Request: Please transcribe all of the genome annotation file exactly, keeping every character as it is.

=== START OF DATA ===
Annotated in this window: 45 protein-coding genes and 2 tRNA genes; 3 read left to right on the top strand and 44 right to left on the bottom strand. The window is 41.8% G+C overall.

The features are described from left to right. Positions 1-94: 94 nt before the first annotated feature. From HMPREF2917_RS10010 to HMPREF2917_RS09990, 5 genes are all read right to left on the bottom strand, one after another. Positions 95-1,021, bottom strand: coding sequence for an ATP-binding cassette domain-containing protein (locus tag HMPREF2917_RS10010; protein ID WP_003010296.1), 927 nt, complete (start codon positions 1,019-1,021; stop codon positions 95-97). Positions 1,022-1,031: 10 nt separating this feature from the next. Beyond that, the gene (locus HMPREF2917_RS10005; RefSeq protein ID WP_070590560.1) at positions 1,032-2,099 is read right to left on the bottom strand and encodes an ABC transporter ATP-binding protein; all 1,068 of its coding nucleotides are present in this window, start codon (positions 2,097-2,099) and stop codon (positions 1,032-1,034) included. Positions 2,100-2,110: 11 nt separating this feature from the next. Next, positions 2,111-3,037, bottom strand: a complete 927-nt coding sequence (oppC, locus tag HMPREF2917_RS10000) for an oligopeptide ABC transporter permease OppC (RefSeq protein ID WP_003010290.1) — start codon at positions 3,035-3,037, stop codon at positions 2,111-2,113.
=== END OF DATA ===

Annotated in this window: 45 protein-coding genes and 2 tRNA genes; 3 read left to right on the top strand and 44 right to left on the bottom strand. The window is 41.8% G+C overall.

The features are described from left to right. Positions 1-94: 94 nt before the first annotated feature. From HMPREF2917_RS10010 to HMPREF2917_RS09990, 5 genes are all read right to left on the bottom strand, one after another. Positions 95-1,021, bottom strand: coding sequence for an ATP-binding cassette domain-containing protein (locus tag HMPREF2917_RS10010; protein ID WP_003010296.1), 927 nt, complete (start codon positions 1,019-1,021; stop codon positions 95-97). Positions 1,022-1,031: 10 nt separating this feature from the next. Beyond that, the gene (locus HMPREF2917_RS10005; RefSeq protein ID WP_070590560.1) at positions 1,032-2,099 is read right to left on the bottom strand and encodes an ABC transporter ATP-binding protein; all 1,068 of its coding nucleotides are present in this window, start codon (positions 2,097-2,099) and stop codon (positions 1,032-1,034) included. Positions 2,100-2,110: 11 nt separating this feature from the next. Next, positions 2,111-3,037, bottom strand: a complete 927-nt coding sequence (oppC, locus tag HMPREF2917_RS10000) for an oligopeptide ABC transporter permease OppC (RefSeq protein ID WP_003010290.1) — start codon at positions 3,035-3,037, stop codon at positions 2,111-2,113.